The present invention may provide a redundancy scheme for use in ultra-low power memory circuits. In ultra-low power designs, parasitic DC current caused by defects must generally be eliminated to maintain low standby current (e.g., <10 uA) on repaired devices. The present invention may allow for the total replacement of defective blocks of memory while maintaining ultra-low standby current.

While the invention has been particularly shown and described with reference to the preferred embodiments thereof, it will be understood by those skilled in the art that various changes in form and details may be made without departing from the spirit and scope of the invention.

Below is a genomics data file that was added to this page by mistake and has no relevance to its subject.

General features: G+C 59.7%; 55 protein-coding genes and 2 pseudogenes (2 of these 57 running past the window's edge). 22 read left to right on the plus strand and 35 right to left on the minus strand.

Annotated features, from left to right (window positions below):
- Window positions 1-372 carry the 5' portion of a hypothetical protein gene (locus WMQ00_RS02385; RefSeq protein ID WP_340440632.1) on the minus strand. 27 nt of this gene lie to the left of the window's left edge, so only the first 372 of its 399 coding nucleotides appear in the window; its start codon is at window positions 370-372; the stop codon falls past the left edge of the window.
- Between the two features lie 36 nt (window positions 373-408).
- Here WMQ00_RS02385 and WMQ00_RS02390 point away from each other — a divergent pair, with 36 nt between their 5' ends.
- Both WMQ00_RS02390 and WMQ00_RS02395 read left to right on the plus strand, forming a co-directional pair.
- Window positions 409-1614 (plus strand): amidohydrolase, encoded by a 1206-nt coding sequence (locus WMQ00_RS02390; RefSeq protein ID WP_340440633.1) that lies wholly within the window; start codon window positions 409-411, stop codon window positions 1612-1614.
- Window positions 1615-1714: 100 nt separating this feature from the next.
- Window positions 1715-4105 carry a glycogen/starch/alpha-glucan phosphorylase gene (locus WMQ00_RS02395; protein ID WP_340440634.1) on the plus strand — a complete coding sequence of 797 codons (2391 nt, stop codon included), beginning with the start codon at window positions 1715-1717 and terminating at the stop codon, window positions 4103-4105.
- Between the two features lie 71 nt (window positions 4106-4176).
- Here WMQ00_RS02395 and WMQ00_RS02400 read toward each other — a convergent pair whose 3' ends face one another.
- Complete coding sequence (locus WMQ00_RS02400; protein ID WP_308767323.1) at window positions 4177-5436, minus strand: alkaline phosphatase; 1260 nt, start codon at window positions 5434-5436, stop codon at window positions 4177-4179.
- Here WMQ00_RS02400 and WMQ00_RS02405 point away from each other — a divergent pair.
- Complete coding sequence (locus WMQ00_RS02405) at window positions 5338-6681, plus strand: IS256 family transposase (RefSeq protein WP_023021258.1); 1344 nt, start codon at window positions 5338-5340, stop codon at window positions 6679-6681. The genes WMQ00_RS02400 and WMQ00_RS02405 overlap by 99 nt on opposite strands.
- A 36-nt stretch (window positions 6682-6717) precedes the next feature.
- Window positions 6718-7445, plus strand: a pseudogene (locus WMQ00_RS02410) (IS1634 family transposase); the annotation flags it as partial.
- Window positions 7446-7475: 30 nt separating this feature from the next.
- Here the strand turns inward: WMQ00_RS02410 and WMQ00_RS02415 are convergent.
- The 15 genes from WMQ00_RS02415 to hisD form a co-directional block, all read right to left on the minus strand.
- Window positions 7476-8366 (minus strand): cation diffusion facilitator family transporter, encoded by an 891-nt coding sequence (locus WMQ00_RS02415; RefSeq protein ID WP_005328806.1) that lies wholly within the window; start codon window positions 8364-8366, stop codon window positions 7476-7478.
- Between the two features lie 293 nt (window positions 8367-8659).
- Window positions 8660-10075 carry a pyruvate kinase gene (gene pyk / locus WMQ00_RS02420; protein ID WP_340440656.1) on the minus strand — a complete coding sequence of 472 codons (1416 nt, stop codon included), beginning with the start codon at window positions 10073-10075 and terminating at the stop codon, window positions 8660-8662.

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Referenced by
Citing PatentFiling datePublication dateApplicantTitle
US7154803 *Jul 16, 2004Dec 26, 2006Stmicroelectronics S.R.L.Redundancy scheme for a memory integrated circuit
US7508691 *Oct 26, 2005Mar 24, 2009Infineon Technologies AgMemory arrangement with low power consumption
Classifications
U.S. Classification365/200, 365/226, 365/227
International ClassificationG11C29/00, G11C7/00
Cooperative ClassificationG11C29/83, G11C29/832
European ClassificationG11C29/83, G11C29/832